By Jason Menard
Look off in the horizon Canadian Football League fans. That faint patch of grey out there could be storm clouds brewing. And while the threat of inclement weather is often worse than what develops, a proposed new professional football league south of the border could eventually rain on the CFL’s parade.
The most recent edition of Play, the New York Times’ sports magazine, featured an interview with Bill Hambrecht who is spearheading a campaign to start a rival football league – the United Football League – designed to combat the National Football League’s monopoly on the sport in the U.S.
Unfortunately, if this battle ever comes to fruition, it is CFL fans who are going to be caught in the crossfire.
There have been other contenders in the past who have shown themselves to be nothing more than pretenders in the long run: the USFL, the World League of American Football, the much-maligned wrestling-inspired XFL, and even the niche Arena League. All came in full of pomp, circumstance, and bluster ready to bring the NFL to its knees with their new business models, style of game, or atmosphere. And they all, in varying degrees, fell by the wayside.
But this one seems different. Maybe it’s because there are already some big names attached: Google’s Tim Armstrong is on board at the league level and Maverick (and maverick) owner Mark Cuban has pledged support for the league and may take the league’s Las Vegas franchise. Or maybe it’s because the business model is appealing to the fans – the club is evenly distributed between its owner, the league, and fans who can purchase one-third of the franchise through buying shares in the team.
Or maybe because the talent is out there – and those would much rather be showcasing their wares in cities like San Antonio, Las Vegas, and Los Angeles than Regina, Calgary, and Hamilton. And if there’s a viable business plan out there that would facilitate the jump to the brighter lights and bigger cities south of the border, it would be hard for any CFL player – American or Canadian – to resist the call.
In fact, the article expressly stated that while the new league, with its salary cap and financing, wouldn’t be able to afford the elite players and prospects, they would be able to make financially compelling offers to its targeted demographic – the players on the lower rung of the NFL roster, practice squad players, Arena leaguers, and CFLers.
The CFL has been on an upswing for a few years now. Talented players stock each and every roster. Fans in Montreal, Toronto, and Vancouver are embracing the league in much the same way as those in Calgary, Edmonton, Winnipeg, and Regina always have. The depth and quality of the league’s Canadian content continues to improve and it has been complemented well by talented American-born players. But what’s fuelled the CFL’s engine is the steady stream of players who are just not good enough to make the NFL. The fact that the CFL is a de facto minor league that allows players entering their option years to fly the coop for the smaller fields and bigger paycheques south of the 49 th has also been appealing for American college football grads looking to audition for a future role.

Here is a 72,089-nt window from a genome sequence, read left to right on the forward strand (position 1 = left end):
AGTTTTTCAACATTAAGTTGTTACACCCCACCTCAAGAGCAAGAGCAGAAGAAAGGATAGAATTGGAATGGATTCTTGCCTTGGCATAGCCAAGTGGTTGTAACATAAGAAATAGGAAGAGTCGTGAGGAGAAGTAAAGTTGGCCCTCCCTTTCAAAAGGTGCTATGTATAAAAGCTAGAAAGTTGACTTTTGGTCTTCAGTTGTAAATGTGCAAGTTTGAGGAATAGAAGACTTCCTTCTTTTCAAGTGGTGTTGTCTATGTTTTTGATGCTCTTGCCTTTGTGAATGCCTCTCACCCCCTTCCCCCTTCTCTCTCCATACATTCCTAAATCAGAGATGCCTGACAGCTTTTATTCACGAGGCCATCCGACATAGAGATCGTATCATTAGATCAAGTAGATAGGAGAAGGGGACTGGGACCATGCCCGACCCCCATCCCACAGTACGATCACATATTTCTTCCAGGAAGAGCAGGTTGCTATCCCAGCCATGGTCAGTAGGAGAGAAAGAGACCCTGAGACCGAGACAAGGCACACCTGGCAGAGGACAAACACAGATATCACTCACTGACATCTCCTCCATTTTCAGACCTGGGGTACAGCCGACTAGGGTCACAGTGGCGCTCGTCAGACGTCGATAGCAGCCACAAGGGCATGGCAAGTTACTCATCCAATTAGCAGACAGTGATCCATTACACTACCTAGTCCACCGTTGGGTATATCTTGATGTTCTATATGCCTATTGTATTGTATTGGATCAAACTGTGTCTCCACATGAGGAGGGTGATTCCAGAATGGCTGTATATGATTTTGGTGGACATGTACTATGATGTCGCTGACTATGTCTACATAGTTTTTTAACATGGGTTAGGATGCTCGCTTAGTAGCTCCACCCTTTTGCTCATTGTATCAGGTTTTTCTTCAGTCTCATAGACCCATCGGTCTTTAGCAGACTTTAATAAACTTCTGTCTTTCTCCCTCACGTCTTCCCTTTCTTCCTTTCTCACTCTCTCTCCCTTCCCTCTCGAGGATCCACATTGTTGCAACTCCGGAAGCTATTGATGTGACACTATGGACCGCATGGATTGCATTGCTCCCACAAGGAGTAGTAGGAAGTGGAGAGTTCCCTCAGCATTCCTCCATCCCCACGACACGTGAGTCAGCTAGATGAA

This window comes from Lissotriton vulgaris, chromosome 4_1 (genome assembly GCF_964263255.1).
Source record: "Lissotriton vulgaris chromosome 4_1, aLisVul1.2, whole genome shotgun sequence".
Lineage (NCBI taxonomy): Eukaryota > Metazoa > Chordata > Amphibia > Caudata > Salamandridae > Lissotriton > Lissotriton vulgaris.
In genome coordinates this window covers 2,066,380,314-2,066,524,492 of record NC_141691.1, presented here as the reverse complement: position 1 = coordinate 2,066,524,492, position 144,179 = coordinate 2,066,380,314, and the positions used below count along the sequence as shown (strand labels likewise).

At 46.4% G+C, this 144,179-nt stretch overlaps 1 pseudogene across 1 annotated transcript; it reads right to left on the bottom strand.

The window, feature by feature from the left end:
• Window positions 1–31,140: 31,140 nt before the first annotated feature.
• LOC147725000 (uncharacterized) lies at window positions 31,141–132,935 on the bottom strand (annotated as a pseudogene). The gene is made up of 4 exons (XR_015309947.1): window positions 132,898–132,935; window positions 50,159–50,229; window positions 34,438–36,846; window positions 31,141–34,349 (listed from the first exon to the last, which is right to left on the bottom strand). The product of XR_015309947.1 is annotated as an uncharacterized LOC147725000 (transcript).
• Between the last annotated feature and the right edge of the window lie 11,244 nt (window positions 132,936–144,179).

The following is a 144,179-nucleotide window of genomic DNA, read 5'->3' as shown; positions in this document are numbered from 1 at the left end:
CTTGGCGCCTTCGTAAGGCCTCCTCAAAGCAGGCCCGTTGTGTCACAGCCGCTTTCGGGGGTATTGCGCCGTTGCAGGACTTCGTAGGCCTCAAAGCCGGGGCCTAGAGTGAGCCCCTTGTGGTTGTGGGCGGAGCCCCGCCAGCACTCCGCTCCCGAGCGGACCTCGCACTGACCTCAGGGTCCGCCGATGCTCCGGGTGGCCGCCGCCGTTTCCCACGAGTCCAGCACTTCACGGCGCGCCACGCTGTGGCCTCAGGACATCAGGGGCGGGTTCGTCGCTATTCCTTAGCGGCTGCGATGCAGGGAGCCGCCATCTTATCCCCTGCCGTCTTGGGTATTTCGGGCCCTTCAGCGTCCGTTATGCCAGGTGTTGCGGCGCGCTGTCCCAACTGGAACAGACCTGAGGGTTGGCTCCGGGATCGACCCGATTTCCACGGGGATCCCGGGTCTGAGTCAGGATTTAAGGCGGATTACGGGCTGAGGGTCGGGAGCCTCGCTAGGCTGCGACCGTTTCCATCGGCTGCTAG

But let’s face it. If you’re a Texan, playing at the University of Texas, where would you rather go when you college career is finished? San Antonio or Saskatchewan? The NFL doesn’t have a presence in 21 of the top 50 markets in the U.S. Those are attractive destinations for anyone looking to play professional football – and those are exactly the cities in which the UFL is looking to set up shop.
The CFL is a great league and it’s a great game, but it’s nothing without the talented players that populate its roster. If a start-up league is able to offer a more financially lucrative option for players – one in which they’re playing on American network TV instead of the CBC – the CFL’s rosters would be decimated.
Unfortunately, there’s little the CFL can do but wait and hope that this league falls by the wayside, just like the others before it. In fact, the best thing for the CFL would be if the UFL decided to take on the NFL directly. The NFL juggernaut has shown remarkable efficacy in mercilessly squashing its direct competition, and would respond in kind to a direct assault.
But if the UFL decides to play it smart and complement the NFL as opposed to compete, then those storm clouds over the CFL’s horizon will continue to grow and get darker. And when the rain finally comes, something is bound to get washed away.
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